Earlier in the week, he posted to Instagram a photo of an AR-15 rifle with a 30-round magazine. Laid next to it are three loose bullets. Wrapped around the magazine is a sticker featuring the phrase “You still suck.” A piece of blue tape stuck to the gun had the word “Christopher,” Ivanov’s middle name, written on it.

Ivanov captioned the photo with “You can’t run with me” and an emoticon of a frowning face.


Ivanov had known the victims for a while — he, Ebner, Long and Bui had all graduated from Kamiak High School.

Long had left the West Coast to spend a year at the University of South Florida, but he had just returned home, where his close-knit circle of friends remained.

“He wanted to be nearer to friends and family,” Jansen Garside, his childhood friend, told the Seattle Times.

His mother, Autumn Snider, said he had been friends with the group since around fifth grade.

“Jake was a kind soul. He was always there for people, and very devoted to his siblings,” Snider told the paper, adding, “All I know is that I have a son who is dead.”

Ebner played baseball with Long and spent much of his free time working at an auto-detailing shop.

But Ivanov arguably knew Bui best of all — the two had been dating since high school. They even chose to attend the same college, where they continued dating.

But after more than a year together, Ivanov ended the relationship.

Bui spent the summer traveling around Europe, sleeping in hostels across the continent from Spain to the Netherlands, finding herself outside of the relationship.

“When she came back, she was a totally different person. She was happy and free and felt like she didn’t need him anymore,” her friend Matt Bettencourt told the Seattle Times.

After returning from her trip, Bui spent her weekends working as a certified nursing assistant at the Caring Cabin Adult Family Home in Bothell.

“She was very kind, sweet and intelligent,” the home’s owner, Anne Beale Yancey, told the Seattle Times. “She was very good working with seniors.”

Bui and Ivanov were a mismatched pair, friends said, her outgoing, effervescent personality contrasting with his reserved, quiet one. She spent high school singing on stages as part The Starry Night, an a capella group, and in a production of “Little Shop of Horrors.” Ivanov, meanwhile, was more focused on computers.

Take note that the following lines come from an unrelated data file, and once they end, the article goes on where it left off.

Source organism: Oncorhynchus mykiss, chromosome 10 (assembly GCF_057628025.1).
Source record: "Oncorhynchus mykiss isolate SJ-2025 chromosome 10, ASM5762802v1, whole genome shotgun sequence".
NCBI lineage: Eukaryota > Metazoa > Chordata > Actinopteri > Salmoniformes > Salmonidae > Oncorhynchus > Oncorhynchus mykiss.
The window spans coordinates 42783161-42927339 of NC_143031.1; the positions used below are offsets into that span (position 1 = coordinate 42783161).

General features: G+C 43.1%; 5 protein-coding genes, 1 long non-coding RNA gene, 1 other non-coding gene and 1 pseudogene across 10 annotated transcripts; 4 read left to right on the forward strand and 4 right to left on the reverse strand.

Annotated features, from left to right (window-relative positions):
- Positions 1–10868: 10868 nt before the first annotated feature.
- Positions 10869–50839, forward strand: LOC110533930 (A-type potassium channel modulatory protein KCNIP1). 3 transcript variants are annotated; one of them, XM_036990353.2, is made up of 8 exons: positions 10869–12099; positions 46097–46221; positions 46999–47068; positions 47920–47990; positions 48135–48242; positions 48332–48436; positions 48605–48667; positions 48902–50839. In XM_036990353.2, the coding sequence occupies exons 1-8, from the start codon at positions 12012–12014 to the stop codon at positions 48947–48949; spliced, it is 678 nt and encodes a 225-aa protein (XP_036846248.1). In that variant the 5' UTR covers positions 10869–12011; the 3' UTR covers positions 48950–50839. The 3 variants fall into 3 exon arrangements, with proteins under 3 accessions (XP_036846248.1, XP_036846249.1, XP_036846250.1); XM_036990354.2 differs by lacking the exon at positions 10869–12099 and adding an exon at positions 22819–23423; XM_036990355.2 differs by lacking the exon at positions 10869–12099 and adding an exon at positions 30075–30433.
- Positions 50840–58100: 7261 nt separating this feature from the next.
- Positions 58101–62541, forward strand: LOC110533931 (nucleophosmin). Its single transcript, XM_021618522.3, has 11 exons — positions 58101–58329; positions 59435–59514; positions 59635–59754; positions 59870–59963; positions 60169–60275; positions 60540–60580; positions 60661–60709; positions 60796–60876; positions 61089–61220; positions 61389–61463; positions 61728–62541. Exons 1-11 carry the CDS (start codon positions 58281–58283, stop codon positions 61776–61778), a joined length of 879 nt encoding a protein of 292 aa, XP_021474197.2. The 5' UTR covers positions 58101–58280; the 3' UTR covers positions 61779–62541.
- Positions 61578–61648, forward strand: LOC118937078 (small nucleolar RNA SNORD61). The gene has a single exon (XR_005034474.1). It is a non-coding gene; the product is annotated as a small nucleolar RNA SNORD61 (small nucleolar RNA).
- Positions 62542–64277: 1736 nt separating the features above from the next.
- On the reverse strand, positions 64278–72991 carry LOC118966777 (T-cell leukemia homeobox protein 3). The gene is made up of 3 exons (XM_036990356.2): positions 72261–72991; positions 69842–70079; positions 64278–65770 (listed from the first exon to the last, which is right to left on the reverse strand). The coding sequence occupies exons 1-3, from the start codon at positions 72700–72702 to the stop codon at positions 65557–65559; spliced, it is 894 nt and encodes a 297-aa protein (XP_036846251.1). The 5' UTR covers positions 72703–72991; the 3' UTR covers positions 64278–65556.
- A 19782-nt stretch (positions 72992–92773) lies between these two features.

He could also be controlling, according to Bettencourt, but he never threatened violence.

“This makes no sense to me,” he said.

Others agreed. Ivanov’s friend Taige Timmermann was shocked.

“I would never check Allen as a killer,” Timmerman told KCPQ, then added before he began weeping, “Allen always had this bright smile when I saw him, not to put him in a bright light, but he had a bright smile.”

The University of Washington Bothell urged its students to “counter violence with compassion” in a statement concerning both Bui and Ivanov.

“There’s no doubt some of you know Anna or Allen, or both and will be devastated by this news,” the statement read. “Understanding the cruel twists of life is not an easy task.”

Hundreds gathered at Kamiak High School Saturday evening to hold a vigil for the victims. They passed lit candles to each other in the parking lot and shared stories of the lost teenagers.

“It feels really good to have a community to be connected to,” Olga Manko, Bui’s best friend, told KCPQ. “I thank God for that, because not a lot of places have that.”

At the second vigil held Sunday — this one at the Mukilteo Church of Jesus Christ of Latter-day Saints, which is next door to the high school — Inslee, Washington’s governor, spoke, using the opportunity to comment on gun violence in America.

“Passivity in the face of gun violence is unacceptable,” Inslee said. “Inaction is unacceptable. Continued gun violence is unacceptable. Acceptance of gun violence is unacceptable. And I know we will turn to one another and seek a common wisdom in the days that come.”

A memorial for the victims, including their photos, has been erected in the high school’s parking lot. Across the rest of the parking lot are notes scrawled in chalk, fleeting thoughts.

“Rest in God’s arms,” reads one message, which will wash away with the city’s next rainfall.